Scientists believe psoriasis may also be triggered by a poor diet or allergies and that specific nutrients can help alleviate or prevent it. Excessive shedding of skin can lead to a zinc deficiency, which is detrimental to skin health because zinc is necessary for absorbing linoleic acid, a fatty acid that promotes healthy skin. Pumpkin seeds, which are high in both zinc and linoleic acid, can alleviate deficiencies, as can parsley and carrots, which are high in zinc. Selenium (found in chard, ginger, and red Swiss chard) helps decrease inflammation associated with psoriasis, while beta-carotene (found in carrots, kale, and cantaloupe) helps combat substances responsible for triggering accelerated skin growth. People with psoriasis should avoid nuts, citrus fruit, and tomatoes, which can aggravate the condition.
Studies show that psoriasis is often triggered by stress, a skin injury, or strep throat, although triggers are not universal, and what triggers psoriasis in one person may not cause it to develop in another. The disease is also believed to have a hereditary component, making some people more susceptible to it than others.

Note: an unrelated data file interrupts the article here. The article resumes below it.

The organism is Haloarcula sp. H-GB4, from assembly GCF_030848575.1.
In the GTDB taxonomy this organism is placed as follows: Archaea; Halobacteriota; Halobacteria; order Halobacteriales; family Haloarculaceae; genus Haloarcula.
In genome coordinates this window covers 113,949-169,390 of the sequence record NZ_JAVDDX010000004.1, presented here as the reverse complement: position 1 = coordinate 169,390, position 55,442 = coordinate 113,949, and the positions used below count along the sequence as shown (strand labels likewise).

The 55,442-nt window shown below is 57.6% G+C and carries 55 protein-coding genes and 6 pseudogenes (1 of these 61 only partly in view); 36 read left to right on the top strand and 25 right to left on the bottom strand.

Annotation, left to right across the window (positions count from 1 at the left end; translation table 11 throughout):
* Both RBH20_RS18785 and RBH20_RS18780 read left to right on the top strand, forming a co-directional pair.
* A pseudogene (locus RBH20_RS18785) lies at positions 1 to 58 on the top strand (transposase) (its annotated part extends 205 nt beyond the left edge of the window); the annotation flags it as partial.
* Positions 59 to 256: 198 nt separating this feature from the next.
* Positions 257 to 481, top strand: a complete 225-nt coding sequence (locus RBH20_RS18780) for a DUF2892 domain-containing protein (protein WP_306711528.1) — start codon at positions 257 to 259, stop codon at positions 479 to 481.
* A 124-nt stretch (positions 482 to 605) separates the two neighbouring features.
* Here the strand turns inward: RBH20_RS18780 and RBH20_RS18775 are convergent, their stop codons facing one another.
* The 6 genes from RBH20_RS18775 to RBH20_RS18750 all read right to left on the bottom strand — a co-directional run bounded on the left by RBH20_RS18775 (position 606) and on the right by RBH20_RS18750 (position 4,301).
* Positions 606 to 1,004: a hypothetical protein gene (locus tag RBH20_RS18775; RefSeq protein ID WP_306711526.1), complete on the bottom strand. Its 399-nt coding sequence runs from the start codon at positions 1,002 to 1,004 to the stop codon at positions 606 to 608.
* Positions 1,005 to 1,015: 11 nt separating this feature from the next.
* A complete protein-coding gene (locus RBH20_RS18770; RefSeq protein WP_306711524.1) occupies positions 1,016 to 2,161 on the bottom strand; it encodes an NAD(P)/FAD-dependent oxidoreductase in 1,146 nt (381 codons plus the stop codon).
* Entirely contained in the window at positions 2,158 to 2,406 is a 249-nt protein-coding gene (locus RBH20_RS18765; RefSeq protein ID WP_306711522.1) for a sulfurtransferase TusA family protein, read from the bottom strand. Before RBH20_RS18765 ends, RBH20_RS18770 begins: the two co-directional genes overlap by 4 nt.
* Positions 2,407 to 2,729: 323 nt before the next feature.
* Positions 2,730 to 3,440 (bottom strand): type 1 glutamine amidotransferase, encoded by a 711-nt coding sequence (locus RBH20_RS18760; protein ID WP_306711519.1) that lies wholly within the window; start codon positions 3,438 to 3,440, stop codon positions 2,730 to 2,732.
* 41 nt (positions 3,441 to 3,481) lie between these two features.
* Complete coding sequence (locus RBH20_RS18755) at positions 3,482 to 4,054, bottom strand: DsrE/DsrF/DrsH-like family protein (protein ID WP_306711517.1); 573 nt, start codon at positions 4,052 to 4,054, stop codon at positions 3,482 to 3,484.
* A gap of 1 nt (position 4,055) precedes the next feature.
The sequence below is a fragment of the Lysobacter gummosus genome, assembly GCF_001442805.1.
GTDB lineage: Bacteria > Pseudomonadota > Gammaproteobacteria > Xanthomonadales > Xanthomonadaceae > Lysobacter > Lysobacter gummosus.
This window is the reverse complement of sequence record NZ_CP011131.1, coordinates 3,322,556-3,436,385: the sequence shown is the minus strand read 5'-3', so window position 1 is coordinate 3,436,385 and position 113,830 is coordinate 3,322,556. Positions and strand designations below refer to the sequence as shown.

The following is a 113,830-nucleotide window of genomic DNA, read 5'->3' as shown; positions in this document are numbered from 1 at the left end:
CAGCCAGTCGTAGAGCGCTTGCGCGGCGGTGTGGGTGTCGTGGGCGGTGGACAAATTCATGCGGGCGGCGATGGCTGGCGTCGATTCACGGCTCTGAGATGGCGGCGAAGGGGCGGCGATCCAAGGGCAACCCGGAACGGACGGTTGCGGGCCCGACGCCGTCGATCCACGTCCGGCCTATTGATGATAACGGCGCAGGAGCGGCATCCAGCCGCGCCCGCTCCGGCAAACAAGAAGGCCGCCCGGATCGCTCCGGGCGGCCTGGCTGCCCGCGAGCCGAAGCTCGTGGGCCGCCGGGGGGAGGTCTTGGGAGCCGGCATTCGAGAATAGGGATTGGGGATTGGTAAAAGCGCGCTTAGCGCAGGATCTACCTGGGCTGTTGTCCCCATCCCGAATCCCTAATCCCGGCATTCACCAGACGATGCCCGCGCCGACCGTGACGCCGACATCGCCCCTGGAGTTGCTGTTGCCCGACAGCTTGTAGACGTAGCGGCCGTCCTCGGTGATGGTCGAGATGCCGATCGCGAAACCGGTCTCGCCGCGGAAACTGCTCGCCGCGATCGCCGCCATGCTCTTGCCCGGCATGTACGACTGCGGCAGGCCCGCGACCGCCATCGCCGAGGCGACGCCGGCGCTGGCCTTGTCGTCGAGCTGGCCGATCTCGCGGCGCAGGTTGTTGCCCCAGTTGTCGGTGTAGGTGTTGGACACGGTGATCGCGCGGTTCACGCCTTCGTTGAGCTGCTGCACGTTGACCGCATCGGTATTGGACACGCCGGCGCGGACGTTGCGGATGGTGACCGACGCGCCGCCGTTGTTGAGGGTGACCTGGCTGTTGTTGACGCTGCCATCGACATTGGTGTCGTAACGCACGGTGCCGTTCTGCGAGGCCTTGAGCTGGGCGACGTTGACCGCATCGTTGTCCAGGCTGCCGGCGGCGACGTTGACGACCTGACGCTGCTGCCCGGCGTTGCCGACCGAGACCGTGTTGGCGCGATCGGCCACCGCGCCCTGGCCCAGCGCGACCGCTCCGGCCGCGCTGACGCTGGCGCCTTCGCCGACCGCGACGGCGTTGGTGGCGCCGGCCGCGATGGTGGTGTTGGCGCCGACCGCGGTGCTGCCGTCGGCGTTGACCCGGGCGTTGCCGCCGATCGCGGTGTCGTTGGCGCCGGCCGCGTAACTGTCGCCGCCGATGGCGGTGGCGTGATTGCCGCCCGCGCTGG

Other fruits and vegetables that help ease symptoms of psoriasis include ginger, which reduces inflammation; beets, which have natural detoxifying agents; pineapples and papayas, which have enzymes that promote digestion and help decrease accelerated skin growth; and spinach, kale, and beet greens, which are high in folic acid.
Consuming a high-fiber diet that contains a lot of raw food can help alleviate psoriasis because the fiber helps bind toxins in your bowel and reduces the rate of skin cell growth. You can also reduce the incidence of psoriasis by eliminating alcohol from your diet, and by going on a cleansing or detoxification diet (see Chapter 6).